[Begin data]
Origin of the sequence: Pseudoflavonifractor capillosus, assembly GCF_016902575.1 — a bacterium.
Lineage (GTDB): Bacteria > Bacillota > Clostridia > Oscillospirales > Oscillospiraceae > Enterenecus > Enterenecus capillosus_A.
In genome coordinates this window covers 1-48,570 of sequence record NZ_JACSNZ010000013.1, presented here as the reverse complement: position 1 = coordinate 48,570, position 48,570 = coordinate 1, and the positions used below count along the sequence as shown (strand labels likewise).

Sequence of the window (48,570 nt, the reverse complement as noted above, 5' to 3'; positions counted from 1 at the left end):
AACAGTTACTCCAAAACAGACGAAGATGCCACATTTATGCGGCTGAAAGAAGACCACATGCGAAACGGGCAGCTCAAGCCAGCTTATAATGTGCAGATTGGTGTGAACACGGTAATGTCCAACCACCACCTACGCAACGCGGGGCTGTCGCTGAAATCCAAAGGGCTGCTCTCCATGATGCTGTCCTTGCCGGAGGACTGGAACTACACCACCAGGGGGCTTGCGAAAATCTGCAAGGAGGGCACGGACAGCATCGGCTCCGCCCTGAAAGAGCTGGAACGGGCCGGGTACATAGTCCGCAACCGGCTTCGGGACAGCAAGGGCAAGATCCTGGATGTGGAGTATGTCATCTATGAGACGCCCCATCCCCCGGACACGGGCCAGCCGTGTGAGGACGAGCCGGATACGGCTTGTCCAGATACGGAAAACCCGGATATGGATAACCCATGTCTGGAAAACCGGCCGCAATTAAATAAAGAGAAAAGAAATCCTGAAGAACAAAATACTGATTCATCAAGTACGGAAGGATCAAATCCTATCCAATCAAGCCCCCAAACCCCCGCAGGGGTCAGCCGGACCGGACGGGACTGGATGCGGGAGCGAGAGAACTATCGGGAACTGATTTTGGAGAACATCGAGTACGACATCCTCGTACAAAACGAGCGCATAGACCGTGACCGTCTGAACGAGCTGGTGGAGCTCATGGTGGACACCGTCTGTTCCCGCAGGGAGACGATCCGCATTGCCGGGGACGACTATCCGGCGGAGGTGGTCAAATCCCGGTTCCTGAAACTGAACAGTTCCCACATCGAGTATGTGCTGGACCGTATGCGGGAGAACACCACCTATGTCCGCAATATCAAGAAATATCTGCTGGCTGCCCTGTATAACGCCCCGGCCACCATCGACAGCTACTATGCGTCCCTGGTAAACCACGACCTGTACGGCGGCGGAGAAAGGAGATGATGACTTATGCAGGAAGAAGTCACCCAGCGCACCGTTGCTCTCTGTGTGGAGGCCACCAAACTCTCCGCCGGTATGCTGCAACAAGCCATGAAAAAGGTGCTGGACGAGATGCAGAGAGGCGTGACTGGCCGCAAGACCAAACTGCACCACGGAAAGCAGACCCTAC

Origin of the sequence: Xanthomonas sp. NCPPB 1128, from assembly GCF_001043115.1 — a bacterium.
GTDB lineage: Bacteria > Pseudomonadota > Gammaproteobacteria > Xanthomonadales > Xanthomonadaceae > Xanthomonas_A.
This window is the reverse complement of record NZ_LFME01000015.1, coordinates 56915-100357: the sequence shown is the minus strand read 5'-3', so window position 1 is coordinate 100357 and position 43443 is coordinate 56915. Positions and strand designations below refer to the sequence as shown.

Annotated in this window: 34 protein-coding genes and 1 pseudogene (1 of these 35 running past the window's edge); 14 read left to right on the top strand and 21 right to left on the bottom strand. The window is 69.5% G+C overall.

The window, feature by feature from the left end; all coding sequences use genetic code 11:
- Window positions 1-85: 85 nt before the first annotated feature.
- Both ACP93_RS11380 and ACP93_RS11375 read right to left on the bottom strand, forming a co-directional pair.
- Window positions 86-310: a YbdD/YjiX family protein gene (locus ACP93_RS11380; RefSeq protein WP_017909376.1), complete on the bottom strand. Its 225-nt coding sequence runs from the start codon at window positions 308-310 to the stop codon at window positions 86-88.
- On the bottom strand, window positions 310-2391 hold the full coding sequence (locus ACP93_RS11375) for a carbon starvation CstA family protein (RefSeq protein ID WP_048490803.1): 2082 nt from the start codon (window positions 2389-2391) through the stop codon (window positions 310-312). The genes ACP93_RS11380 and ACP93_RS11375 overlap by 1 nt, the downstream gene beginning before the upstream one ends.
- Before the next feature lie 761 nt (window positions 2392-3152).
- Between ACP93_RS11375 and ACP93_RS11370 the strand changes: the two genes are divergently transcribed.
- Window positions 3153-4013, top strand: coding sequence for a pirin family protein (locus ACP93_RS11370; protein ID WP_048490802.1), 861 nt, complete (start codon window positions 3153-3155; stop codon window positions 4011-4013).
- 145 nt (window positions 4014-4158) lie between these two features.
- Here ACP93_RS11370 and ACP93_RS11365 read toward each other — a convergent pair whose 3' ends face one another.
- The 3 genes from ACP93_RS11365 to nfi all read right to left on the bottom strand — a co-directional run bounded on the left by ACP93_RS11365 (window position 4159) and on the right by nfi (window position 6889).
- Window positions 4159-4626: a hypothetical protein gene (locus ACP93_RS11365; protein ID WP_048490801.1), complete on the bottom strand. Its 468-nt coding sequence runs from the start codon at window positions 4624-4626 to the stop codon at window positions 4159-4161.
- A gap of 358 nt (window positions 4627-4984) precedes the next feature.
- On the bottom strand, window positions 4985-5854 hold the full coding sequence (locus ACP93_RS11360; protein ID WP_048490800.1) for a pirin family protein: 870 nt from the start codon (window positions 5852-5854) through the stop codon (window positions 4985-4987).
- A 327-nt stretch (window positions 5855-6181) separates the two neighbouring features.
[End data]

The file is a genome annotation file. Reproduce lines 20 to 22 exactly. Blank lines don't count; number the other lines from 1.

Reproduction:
- The 3 genes from ACP93_RS11365 to nfi all read right to left on the bottom strand — a co-directional run bounded on the left by ACP93_RS11365 (window position 4159) and on the right by nfi (window position 6889).
- Window positions 4159-4626: a hypothetical protein gene (locus ACP93_RS11365; protein ID WP_048490801.1), complete on the bottom strand. Its 468-nt coding sequence runs from the start codon at window positions 4624-4626 to the stop codon at window positions 4159-4161.
- A gap of 358 nt (window positions 4627-4984) precedes the next feature.